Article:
Curran argues that ARIN's needs assessment for IPv4 address allocations is valuable because it takes into account past allocations, historical rates of network growth and other important data. He says ARIN processes hundreds of requests per month and on occasion rejects a request because need hasn't been demonstrated.
However, Curran says that ARIN has had "no abandoned transfers" because of a buyer's failure to pass the needs assessment. Curran reiterates that ARIN supports legacy IPv4 address sales because "if we can get underutilized IPv4 address blocks into use, that gives people breathing room for the transition to IPv6."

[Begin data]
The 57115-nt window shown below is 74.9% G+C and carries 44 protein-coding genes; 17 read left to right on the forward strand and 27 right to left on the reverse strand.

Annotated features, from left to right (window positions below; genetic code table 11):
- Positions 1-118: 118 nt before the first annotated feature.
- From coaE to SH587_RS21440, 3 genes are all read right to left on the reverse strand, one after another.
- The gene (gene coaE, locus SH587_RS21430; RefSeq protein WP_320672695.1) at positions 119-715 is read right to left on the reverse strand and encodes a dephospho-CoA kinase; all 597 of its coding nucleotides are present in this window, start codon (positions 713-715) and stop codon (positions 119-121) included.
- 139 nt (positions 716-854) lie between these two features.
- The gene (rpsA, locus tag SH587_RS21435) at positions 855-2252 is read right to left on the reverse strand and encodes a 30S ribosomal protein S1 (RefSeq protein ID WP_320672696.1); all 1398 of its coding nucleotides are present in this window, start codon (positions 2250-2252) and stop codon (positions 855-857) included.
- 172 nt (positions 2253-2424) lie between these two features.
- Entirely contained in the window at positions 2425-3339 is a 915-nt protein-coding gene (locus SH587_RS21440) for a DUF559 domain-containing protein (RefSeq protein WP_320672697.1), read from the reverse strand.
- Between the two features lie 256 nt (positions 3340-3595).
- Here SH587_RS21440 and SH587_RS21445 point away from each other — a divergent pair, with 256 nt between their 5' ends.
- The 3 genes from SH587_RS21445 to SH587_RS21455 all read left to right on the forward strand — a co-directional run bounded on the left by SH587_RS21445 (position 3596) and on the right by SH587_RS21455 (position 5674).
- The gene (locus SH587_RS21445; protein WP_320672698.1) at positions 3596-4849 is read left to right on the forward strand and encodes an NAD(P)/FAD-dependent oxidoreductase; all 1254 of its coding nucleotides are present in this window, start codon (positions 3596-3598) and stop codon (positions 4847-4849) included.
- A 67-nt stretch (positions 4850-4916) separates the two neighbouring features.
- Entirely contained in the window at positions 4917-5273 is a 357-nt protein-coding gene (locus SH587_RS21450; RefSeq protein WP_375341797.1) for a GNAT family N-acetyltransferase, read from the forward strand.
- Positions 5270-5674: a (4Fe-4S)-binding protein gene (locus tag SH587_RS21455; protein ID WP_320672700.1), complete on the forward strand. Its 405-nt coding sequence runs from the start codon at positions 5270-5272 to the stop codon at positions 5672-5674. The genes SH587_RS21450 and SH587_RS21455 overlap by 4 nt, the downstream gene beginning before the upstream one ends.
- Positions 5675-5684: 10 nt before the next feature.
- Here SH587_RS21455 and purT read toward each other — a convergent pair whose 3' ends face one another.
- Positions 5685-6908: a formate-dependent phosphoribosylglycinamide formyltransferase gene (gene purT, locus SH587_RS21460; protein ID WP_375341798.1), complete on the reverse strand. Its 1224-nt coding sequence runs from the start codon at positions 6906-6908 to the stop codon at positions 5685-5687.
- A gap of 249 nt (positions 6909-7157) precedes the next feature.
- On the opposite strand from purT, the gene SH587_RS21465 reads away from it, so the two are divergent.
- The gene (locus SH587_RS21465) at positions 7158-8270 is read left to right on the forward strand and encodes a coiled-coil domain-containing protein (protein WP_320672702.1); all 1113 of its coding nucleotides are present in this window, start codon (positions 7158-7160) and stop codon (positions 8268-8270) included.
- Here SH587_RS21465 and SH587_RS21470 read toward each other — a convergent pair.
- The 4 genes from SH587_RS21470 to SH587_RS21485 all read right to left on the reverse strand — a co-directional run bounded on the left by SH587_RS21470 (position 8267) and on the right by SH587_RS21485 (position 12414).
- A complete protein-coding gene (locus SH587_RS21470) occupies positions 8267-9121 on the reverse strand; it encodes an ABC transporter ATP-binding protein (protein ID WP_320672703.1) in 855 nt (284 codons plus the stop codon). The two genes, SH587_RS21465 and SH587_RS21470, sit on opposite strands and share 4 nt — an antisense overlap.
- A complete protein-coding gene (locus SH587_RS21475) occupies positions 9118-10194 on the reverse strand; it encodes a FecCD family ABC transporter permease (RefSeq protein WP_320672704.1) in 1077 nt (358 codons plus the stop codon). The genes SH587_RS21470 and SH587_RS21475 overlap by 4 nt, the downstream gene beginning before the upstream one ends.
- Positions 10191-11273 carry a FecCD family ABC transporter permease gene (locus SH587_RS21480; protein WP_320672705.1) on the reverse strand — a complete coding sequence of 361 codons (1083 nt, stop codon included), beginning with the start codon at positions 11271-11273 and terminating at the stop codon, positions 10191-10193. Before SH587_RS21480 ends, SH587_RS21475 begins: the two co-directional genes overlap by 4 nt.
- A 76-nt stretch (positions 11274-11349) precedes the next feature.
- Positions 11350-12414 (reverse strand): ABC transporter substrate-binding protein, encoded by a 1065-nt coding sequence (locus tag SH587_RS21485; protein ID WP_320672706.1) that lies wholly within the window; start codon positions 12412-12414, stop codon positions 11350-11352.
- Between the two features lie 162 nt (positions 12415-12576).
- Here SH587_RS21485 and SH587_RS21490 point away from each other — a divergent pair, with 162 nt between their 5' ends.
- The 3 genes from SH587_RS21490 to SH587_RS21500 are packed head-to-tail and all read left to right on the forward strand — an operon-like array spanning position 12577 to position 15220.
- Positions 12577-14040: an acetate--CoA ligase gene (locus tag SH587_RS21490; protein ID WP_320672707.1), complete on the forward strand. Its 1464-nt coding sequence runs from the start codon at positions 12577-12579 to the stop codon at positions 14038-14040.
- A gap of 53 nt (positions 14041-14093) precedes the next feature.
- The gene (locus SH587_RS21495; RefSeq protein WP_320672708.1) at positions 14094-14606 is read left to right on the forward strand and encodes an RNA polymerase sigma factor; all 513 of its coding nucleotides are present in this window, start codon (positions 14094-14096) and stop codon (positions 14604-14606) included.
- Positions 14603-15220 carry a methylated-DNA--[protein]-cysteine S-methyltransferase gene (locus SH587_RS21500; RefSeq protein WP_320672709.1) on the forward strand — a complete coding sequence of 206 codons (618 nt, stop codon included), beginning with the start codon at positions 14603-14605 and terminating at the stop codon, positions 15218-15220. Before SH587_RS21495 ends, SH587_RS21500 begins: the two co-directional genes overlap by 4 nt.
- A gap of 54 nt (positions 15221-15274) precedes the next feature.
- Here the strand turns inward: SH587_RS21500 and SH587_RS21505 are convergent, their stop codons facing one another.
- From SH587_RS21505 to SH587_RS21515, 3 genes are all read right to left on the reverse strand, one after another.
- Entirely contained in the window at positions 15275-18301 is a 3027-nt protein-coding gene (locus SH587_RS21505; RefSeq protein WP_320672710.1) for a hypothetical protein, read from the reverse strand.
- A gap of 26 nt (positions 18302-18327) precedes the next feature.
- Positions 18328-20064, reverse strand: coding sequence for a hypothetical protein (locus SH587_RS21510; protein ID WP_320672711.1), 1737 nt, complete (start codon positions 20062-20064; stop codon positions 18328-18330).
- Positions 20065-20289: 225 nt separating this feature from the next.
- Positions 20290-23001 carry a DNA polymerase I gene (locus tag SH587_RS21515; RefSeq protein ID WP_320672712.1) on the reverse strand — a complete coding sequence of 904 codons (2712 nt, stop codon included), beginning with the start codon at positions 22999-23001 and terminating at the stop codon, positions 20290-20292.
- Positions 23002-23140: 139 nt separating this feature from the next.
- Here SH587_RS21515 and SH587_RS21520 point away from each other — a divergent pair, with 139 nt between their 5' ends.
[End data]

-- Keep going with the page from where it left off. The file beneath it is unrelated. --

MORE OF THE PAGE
One issue that everyone agrees upon is that legacy IPv4 address sales are going to continue to be a hot topic for the foreseeable future.
IPv4 trading "is going to be important for a long time because of the flaws in the dual-stack migration policy," Mueller says. "You don't save any IPv4 addresses until 94% of the world networks are on IPv6. At the rate people are going to IPv6, we're not going to be anywhere near that point for 10 or 20 years. We're going to be needing a lot of IPv4 addresses."
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